Skip to content

MAFS breakups – were they even legally married and do they need to get divorced?

MAFS breakups – were they even legally married and do they need to get divorced

Co-authored by Isabel Strahan


  • The concept of Married at First Sight revolves around couples meeting each other on their wedding day.
  • However, the couples are never legally married due to not fulfilling the requirements under the Marriage Act 1961 (Cth) and Marriage Regulations 2017.
  • Due to the participants not being considered legally married, they do not have to file for a divorce or an annulment at the conclusion of their relationship.


The buzz surrounding the MAFS reunion has sparked debate regarding the legality of the TV marriages and whether the participants of the experiment need to go through the official divorce process at the completion of the show.

Whilst the concept of MAFS relies on strangers marrying each other and developing a relationship whilst tackling the hurdles of a new marriage, the participants are never actually married in the eyes of the law.

Are the participants eligible to be married in Australia?

Within Australia, the legislation that determines whether someone is eligible to be married is found within the Marriage Act 1961 (Cth) and Marriage Regulations 2017. These acts stipulate that for someone to be lawfully married in Australia they must adhere to the following:

  1. Not be currently married,
  2. Not be marrying someone that is prohibited by law for example a family relative,
  3. Be 18 years of age or if under 18 have court approval,
  4. Freely agree to the marriage,
  5. Give a notice of the intended marriage at least 1 month prior to the wedding and no more than 18 months before, and
  6. Be married by an official celebrant.

Married at First Sight being labelled as “weddings”

Despite the weddings on MAFS being labelled as “weddings” and the concept of ‘marriage’ being referred to in every episode, the couples do not fulfil these requirements. Therefore, the participants are not considered legally wed.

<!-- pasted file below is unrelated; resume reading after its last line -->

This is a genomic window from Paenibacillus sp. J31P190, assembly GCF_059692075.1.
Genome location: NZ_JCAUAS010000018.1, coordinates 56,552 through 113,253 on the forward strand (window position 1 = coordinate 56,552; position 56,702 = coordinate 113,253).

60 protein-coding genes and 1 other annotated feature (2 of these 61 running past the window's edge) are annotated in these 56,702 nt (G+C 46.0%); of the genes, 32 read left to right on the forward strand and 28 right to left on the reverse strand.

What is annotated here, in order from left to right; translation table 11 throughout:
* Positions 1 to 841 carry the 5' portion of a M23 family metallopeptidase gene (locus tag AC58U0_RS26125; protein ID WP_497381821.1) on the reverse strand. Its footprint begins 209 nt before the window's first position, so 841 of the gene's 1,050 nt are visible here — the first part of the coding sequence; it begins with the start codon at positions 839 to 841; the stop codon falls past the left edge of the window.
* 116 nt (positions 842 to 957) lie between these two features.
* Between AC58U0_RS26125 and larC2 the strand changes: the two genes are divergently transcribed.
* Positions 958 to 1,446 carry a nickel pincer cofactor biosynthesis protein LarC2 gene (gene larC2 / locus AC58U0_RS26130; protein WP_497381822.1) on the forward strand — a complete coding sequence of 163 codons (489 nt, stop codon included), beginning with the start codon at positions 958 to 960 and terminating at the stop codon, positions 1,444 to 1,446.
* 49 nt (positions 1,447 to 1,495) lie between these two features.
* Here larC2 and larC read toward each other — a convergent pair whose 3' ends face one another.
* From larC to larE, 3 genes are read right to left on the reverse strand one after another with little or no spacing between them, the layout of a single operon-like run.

Due to the couples not being eligible to wed, if a marriage license was signed, they may be able to seek an annulment. An annulment requires a degree of nullity as detailed in section 52 of the Family Law Act 1975 (Cth). In order to file for an annulment, one party to the marriage must be an Australian citizen, live in Australia, or consider Australia their permanent home for 12 months. For an annulment to be awarded, one of the following situations must be made out to the Court:

  1. Bigamy,
  2. A marriage of a prohibited relationship,
  3. The marriage ceremony declared invalid,
  4. There being a lack of consent to the marriage, or
  5. One or more of the parties being underage.

What are the requirements when seeking a divorce?

So long as your marriage meets the above-mentioned eligibility requirements, a divorce may be available for you. In order to file for divorce in Australia you must regard Australia as your home or intend to live here indefinitely, be a citizen, or live in Australia for 12 months following filing for divorce.

A married couple who has lived apart for 12 months and in circumstances where there is no reasonable likelihood of resuming married life will be able to file for divorce and separate from their partner on a final basis.

Due to MAFS marriages not adhering to the abovementioned conditions, the only legal obligation the participants owe is found within the production contract and therefore, they are not required to file for divorce.


Lara Menon

Lara joined the Coutts Lawyers & Conveyancers Legal team in August 2018 and is currently working as a Lawyer in our Criminal and Family Law team.

Earlier in 2019, Lara was selected by the NSW Law Society to undertake an internship with the NSW Coroner’s Court, working as a Judge’s Associate for the Deputy State Coroner.

For further information please don’t hesitate to contact:

Lara Menon
Senior Associate
1300 268 887


Isabel Strahan

Isabel joined the Coutts team in January 2022, as a Paralegal working within our Family & Criminal teams. She is currently studying a Bachelor of Laws and Bachelor of Arts, Majoring in International Relations and Minoring in Cultural Studies at the University of Wollongong. It is her dedication and hardworking nature that will see her go far within Coutts.

For further information please don’t hesitate to contact:

Isabel Strahan
1300 268 887

Contact Coutts today.

This blog is merely general and non-specific information on the subject matter and is not and should not be considered or relied on as legal advice. Coutts is not responsible for any cost, expense, loss or liability whatsoever to this blog, including all or any reliance on this blog or use or application of this blog by you.

Contact Us